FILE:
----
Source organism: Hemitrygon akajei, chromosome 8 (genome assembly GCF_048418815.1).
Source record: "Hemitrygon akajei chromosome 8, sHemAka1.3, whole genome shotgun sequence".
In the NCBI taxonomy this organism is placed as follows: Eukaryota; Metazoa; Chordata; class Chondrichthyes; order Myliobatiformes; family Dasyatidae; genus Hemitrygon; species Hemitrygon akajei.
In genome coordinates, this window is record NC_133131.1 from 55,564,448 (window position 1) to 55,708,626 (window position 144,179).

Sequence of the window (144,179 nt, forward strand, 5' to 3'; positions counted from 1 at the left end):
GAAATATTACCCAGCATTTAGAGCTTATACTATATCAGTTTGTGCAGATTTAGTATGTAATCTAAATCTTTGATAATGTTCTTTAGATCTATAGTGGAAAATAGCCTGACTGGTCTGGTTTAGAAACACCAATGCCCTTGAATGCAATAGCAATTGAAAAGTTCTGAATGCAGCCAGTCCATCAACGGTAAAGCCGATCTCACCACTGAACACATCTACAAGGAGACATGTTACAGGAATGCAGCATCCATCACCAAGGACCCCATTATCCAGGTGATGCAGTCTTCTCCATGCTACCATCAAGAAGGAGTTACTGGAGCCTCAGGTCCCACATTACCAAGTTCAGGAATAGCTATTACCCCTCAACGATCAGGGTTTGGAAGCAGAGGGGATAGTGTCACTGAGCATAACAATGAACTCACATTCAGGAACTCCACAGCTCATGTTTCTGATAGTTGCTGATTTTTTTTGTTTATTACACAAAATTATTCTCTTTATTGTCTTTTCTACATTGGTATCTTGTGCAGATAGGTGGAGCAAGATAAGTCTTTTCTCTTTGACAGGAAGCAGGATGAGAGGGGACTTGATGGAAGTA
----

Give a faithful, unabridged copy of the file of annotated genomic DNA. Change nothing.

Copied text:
Source organism: Hemitrygon akajei, chromosome 8 (genome assembly GCF_048418815.1).
Source record: "Hemitrygon akajei chromosome 8, sHemAka1.3, whole genome shotgun sequence".
In the NCBI taxonomy this organism is placed as follows: Eukaryota; Metazoa; Chordata; class Chondrichthyes; order Myliobatiformes; family Dasyatidae; genus Hemitrygon; species Hemitrygon akajei.
In genome coordinates, this window is record NC_133131.1 from 55,564,448 (window position 1) to 55,708,626 (window position 144,179).

Sequence of the window (144,179 nt, forward strand, 5' to 3'; positions counted from 1 at the left end):
GAAATATTACCCAGCATTTAGAGCTTATACTATATCAGTTTGTGCAGATTTAGTATGTAATCTAAATCTTTGATAATGTTCTTTAGATCTATAGTGGAAAATAGCCTGACTGGTCTGGTTTAGAAACACCAATGCCCTTGAATGCAATAGCAATTGAAAAGTTCTGAATGCAGCCAGTCCATCAACGGTAAAGCCGATCTCACCACTGAACACATCTACAAGGAGACATGTTACAGGAATGCAGCATCCATCACCAAGGACCCCATTATCCAGGTGATGCAGTCTTCTCCATGCTACCATCAAGAAGGAGTTACTGGAGCCTCAGGTCCCACATTACCAAGTTCAGGAATAGCTATTACCCCTCAACGATCAGGGTTTGGAAGCAGAGGGGATAGTGTCACTGAGCATAACAATGAACTCACATTCAGGAACTCCACAGCTCATGTTTCTGATAGTTGCTGATTTTTTTTGTTTATTACACAAAATTATTCTCTTTATTGTCTTTTCTACATTGGTATCTTGTGCAGATAGGTGGAGCAAGATAAGTCTTTTCTCTTTGACAGGAAGCAGGATGAGAGGGGACTTGATGGAAGTA